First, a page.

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For the first time, the Hubble Space Telescope has detected a lone object drifting through our Milky Way galaxy – the invisible, ghostly remains of a once radiant star.
When stars massive enough to dwarf our sun die, they explode in a supernova and the remaining core is crushed by its own gravity, forming a black hole.
Sometimes, the explosion may send the black hole into motion, hurtling across the galaxy like a pinball. By rights, there should be a lot of roving black holes known to scientists, but they are practically invisible in space and therefore very difficult to uncover.
Astronomers believe that 100 million free-floating black holes roam our galaxy. Now, researchers believe they have detected such an object. The detection was made after dedicating six years to observations – and astronomers were even able to make a precise mass measurement of the extreme cosmic object.
The black hole is 5,000 light years away, located in a spiral arm of the Milky Way galaxy called Carina-Sagittarius. This observation allowed the research team to estimate that the nearest isolated black hole in relation to Earth could be only 80 light-years away.
But if black holes are essentially indistinguishable from the void of space, how did Hubble spot this one?
The extremely strong gravitational field of black holes warp the space around them, creating conditions that can deflect and amplify starlight that aligns behind them. This phenomenon is known as gravitational lensing. Ground-based telescopes peer at the millions of stars dotting the center of the Milky Way and seek out this ephemeral brightening, signifying that a large object has passed between us and the star.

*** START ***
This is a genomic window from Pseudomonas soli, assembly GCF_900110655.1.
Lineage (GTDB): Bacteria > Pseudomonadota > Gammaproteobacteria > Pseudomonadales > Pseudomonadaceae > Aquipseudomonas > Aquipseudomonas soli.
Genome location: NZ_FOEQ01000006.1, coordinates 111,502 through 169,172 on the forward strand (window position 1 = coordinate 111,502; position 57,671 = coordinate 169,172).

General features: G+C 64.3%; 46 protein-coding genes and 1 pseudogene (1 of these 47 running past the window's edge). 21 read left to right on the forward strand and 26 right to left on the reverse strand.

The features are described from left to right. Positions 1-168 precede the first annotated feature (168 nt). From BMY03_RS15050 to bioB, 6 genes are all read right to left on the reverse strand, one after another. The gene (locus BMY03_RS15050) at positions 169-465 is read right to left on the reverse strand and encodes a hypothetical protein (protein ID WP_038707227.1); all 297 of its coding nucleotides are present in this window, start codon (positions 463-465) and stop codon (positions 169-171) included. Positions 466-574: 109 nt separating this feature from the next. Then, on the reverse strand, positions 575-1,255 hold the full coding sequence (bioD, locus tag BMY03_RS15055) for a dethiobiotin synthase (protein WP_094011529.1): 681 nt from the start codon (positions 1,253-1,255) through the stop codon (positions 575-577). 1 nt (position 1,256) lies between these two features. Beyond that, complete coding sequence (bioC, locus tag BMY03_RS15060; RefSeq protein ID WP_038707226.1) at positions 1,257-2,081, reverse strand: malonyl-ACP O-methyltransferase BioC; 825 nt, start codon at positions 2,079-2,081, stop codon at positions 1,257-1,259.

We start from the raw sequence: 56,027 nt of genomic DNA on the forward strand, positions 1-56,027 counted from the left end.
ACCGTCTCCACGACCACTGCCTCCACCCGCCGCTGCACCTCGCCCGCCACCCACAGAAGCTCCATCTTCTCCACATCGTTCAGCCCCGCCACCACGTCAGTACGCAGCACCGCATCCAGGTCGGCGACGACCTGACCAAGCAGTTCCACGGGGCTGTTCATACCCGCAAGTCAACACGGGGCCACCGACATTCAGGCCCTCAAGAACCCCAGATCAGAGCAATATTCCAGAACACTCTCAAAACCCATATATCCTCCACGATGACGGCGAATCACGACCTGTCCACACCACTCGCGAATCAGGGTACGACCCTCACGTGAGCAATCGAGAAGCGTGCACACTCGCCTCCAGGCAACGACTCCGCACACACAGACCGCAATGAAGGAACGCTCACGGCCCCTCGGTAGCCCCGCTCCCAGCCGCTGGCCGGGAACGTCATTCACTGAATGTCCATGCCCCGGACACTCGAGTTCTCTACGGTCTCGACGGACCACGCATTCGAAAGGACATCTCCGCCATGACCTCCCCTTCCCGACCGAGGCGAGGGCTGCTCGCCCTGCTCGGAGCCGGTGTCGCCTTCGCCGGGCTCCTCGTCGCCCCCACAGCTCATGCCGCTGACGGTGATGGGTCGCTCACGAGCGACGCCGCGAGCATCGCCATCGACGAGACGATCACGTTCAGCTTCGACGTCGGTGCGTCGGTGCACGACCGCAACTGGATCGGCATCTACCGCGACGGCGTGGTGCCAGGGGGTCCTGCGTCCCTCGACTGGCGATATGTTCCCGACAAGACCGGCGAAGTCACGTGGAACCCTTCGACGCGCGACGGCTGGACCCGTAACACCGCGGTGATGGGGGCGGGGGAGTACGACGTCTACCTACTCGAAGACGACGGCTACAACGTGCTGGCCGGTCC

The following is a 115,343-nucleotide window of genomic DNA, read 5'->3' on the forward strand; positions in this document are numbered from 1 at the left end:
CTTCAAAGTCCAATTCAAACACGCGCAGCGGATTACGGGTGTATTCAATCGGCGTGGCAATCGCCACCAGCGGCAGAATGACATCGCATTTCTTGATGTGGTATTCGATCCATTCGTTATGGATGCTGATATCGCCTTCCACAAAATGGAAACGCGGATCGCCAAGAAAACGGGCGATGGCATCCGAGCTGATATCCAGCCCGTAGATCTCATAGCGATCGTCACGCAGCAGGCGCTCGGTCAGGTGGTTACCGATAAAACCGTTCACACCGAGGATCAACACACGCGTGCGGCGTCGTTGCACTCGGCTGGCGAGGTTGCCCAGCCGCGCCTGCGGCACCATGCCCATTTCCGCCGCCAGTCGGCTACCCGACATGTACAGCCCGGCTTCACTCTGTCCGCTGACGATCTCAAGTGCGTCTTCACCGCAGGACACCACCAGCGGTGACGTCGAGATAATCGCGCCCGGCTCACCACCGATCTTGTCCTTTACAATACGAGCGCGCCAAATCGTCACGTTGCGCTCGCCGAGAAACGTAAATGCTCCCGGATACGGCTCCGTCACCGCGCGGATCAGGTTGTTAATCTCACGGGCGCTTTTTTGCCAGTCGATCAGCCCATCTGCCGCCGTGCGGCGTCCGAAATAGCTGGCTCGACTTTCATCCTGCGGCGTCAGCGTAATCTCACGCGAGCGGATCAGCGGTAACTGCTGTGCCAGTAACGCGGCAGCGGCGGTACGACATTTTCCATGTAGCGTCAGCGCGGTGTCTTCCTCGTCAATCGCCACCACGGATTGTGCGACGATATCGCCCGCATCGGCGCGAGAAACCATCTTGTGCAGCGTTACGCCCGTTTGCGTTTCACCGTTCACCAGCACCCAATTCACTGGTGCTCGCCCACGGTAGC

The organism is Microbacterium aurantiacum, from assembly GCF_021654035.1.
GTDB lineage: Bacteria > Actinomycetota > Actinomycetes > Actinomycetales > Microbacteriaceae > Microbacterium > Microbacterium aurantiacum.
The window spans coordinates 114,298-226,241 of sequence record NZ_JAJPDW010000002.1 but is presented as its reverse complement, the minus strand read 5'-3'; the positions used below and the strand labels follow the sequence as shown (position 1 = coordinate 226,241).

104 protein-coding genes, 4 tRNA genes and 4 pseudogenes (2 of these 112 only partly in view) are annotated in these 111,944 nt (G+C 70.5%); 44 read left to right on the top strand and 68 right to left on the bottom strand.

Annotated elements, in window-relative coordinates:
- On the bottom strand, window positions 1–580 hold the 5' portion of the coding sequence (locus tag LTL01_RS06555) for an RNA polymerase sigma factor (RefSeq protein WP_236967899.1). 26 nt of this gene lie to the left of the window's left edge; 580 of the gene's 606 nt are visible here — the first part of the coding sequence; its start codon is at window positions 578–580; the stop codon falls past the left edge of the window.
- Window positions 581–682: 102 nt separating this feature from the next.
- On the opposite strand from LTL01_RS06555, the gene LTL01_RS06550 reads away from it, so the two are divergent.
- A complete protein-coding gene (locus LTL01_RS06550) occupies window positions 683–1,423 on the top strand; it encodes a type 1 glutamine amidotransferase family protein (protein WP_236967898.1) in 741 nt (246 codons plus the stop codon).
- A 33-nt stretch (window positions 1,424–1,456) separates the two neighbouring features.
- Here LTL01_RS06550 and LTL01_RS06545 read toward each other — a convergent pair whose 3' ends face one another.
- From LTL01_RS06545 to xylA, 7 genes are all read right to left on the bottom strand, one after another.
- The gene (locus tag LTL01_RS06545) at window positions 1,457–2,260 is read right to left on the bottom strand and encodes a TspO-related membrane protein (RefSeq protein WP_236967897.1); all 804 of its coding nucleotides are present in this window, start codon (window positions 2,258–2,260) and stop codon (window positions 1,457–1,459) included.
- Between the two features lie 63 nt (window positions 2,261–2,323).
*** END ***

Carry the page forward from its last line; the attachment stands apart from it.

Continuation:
Hubble is perfectly poised to follow up on these observations. Two different teams of researchers studied the observations to determine the mass of the object. Both studies have been accepted for publication in The Astrophysical Journal.
One team, led by astronomer Kailash Sahu, a Hubble instrument scientist at the Space Telescope Science Institute in Baltimore, determined that the black hole weighed seven times the mass of our sun.
The second team, led by doctoral student Casey Lam and Jessica Lu, associate professor of astronomy, both of University of California, Berkeley, arrived at a smaller mass range, between 1.6 and 4.4 times that of the sun. According to this estimate,the object could be a black hole or a neutron star. Neutron stars are the incredibly dense remnants of exploded stars.
“Whatever it is, the object is the first dark stellar remnant discovered wandering through the galaxy, unaccompanied by another star,” Lam said in a statement.
The black hole passed in front of a background star located 19,000 light-years away from Earth toward the center of the galaxy, amplifying its starlight for 270 days. Astronomers had a difficult time determining their measurement because there is another bright star very close to the one they observed brightening behind the black hole.
“It’s like trying to measure the tiny motion of a firefly next to a bright light bulb,” Sahu said in a statement. “We had to meticulously subtract the light of the nearby bright star to precisely measure the deflection of the faint source.”
Sahu’s team thinks the object may be traveling as quickly as 99,419 miles per hour (160,000 kilometers per hour), which is quicker than most stars in that part of the galaxy, while Lu and Lam’s team arrived at an estimate of 67,108 miles per hour (108,000 kilometers per hour).
More data and observations from Hubble and further analysis could settle the argument over the identity of the object. Astronomers continue the needle-in-a-haystack search for more of these invisible oddities, which could help them better understand how stars evolve and die.
“With microlensing, we’re able to probe these lonely, compact objects and weigh them. I think we have opened a new window onto these dark objects, which can’t be seen any other way,” Lu said.